Be careful what you try to see in stadiums and public events: some of those special booths are simply taking photos of your face and adding it into a database where facial recognition software is running. Read this where Taylor Swift, a musician, and her people are capturing human facial anchors to find stalkers before they do bad things in her concerts.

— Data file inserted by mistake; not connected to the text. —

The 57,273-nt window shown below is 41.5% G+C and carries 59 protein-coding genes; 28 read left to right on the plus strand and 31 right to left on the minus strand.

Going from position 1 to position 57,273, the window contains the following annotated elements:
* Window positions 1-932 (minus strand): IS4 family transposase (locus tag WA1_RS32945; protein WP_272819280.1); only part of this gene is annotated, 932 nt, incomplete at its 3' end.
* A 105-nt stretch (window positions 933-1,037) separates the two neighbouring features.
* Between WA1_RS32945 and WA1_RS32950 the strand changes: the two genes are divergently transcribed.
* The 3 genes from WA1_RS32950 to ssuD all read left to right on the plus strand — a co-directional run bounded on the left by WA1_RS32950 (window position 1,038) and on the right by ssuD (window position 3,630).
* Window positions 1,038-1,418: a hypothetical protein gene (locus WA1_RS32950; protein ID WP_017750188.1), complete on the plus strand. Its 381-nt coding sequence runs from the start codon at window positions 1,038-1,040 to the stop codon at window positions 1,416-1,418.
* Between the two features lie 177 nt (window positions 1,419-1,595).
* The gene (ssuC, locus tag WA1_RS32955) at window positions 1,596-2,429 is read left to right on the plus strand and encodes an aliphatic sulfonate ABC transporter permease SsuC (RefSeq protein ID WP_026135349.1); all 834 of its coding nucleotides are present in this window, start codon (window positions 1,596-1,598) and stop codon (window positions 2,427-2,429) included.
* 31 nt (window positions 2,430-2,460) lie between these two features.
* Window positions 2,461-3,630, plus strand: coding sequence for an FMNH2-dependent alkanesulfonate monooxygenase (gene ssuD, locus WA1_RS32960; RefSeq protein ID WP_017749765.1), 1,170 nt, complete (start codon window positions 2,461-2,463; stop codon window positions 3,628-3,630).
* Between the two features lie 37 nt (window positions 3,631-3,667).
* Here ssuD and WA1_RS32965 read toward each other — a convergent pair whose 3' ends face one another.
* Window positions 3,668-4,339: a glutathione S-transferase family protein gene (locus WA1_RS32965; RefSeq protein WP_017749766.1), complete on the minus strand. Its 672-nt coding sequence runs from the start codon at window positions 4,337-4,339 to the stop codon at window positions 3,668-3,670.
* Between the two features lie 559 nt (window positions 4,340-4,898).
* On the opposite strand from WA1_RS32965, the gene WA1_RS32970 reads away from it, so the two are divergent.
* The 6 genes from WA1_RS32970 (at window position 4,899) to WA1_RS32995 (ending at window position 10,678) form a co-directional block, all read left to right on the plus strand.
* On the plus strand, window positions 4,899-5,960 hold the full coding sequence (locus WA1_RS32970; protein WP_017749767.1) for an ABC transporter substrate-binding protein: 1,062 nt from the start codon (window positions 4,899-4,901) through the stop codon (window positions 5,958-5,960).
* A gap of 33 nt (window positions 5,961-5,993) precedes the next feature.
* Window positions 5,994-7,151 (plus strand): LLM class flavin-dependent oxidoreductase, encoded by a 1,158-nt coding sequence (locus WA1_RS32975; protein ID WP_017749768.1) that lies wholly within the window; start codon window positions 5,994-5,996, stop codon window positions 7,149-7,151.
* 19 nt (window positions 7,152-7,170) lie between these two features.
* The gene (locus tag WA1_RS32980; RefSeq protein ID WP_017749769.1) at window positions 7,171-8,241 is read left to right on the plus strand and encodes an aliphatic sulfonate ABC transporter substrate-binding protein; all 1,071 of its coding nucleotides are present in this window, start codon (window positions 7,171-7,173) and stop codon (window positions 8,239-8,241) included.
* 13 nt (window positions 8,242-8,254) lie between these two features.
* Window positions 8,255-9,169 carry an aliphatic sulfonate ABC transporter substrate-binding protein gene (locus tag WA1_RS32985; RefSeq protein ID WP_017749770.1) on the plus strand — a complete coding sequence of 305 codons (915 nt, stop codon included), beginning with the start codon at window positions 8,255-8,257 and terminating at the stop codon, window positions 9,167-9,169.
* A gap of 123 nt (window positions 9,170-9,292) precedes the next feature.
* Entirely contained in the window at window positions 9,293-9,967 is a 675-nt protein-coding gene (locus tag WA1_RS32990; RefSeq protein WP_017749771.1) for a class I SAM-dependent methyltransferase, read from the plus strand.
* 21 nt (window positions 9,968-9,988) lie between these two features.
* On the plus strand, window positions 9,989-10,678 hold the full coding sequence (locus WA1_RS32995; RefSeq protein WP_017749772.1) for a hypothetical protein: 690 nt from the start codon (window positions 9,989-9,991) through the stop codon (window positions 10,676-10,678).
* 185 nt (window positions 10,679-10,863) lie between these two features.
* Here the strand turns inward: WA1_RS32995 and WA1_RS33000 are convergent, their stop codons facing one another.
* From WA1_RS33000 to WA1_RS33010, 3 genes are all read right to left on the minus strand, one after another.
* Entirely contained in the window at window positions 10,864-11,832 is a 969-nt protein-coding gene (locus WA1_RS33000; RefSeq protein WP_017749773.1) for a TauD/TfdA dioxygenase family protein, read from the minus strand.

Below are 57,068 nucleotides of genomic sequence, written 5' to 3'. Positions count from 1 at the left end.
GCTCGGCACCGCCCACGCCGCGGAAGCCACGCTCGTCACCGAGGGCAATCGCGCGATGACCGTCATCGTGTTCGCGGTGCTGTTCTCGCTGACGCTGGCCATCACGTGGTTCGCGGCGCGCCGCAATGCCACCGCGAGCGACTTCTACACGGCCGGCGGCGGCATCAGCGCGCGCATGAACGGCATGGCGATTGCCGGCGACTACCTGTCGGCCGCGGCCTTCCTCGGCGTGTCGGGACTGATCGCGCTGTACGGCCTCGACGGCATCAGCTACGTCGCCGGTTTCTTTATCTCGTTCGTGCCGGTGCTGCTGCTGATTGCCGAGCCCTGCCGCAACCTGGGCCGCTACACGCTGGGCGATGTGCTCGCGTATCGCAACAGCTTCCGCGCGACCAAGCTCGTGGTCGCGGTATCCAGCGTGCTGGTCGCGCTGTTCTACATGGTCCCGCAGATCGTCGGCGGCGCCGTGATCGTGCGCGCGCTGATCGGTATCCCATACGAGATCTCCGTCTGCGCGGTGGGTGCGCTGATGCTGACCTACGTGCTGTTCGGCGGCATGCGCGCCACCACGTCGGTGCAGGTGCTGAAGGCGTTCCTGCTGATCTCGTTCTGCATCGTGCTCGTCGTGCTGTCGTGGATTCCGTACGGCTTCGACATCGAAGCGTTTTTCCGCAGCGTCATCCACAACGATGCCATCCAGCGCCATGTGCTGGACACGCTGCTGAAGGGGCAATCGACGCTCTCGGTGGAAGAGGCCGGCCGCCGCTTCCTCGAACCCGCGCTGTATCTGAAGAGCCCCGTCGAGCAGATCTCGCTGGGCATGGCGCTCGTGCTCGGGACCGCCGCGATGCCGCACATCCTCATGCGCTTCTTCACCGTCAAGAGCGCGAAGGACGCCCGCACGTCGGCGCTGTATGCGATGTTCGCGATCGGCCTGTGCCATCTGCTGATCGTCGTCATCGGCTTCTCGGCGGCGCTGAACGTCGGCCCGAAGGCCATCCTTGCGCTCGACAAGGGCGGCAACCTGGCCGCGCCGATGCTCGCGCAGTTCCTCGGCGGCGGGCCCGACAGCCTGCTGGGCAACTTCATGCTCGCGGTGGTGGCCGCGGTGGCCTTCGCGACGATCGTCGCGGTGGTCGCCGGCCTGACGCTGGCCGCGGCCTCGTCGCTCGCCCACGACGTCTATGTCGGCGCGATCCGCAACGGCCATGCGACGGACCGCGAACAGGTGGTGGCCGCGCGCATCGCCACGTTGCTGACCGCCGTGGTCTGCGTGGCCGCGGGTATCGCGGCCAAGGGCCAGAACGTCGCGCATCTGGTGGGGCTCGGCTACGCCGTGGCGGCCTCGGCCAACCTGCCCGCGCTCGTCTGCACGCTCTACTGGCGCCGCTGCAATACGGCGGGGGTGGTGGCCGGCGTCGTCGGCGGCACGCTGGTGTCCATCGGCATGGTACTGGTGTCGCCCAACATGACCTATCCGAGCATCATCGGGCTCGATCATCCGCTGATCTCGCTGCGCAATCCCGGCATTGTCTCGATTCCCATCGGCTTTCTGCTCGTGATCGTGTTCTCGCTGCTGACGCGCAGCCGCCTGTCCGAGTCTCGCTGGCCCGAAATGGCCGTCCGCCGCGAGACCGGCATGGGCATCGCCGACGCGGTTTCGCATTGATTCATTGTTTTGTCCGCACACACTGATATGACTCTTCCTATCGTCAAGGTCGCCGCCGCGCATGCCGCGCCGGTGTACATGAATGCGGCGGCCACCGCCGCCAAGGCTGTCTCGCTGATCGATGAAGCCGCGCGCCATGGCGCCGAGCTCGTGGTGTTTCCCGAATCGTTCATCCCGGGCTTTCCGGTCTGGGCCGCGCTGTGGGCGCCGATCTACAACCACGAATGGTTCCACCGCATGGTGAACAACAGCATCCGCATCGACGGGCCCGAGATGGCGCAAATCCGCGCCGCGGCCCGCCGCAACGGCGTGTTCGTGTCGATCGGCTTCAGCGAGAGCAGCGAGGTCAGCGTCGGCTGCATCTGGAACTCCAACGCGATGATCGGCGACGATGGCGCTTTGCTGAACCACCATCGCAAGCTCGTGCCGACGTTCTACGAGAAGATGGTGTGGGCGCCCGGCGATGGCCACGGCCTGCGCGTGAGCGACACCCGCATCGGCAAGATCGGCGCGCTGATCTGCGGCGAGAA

Taylor Swift fans mesmerized by rehearsal clips on a kiosk at her May 18th Rose Bowl show were unaware of one crucial detail: A facial-recognition camera inside the display was taking their photos. The images were being transferred to a Nashville “command post,” where they were cross-referenced with a database of hundreds of the pop star’s known stalkers, according to Mike Downing, chief security officer of Oak View Group, an advisory board for concert venues including Madison Square Garden and the Forum in L.A. “Everybody who went by would stop and stare at it, and the software would start working,” says Downing, who attended the concert to witness a demo of the system as a guest of the company that manufactures the kiosks. (Swift’s reps did not respond to requests for comment.) Despite the obvious privacy concerns — for starters, who owns those pictures of concertgoers and how long can they be kept on file? — the use of facial-recognition technology is on the rise at stadiums and arenas, and security is not the only goal. Earlier this year, Ticketmaster invested in Blink Identity, a startup that claims its sensors can identify people walking past at full speed in about half a second. The ticketing giant hopes the technology will help fans move through turnstiles more efficiently, a privilege that may be offered to high rollers and VIP guests before it reaches the masses. “It holds a lot of promise,” says Justin Burleigh, Ticketmaster’s chief product officer, adding that the company plans to beta-test the tech at venues early next year. “We’re just being very careful about where and how we implement it.” — Steve Knopper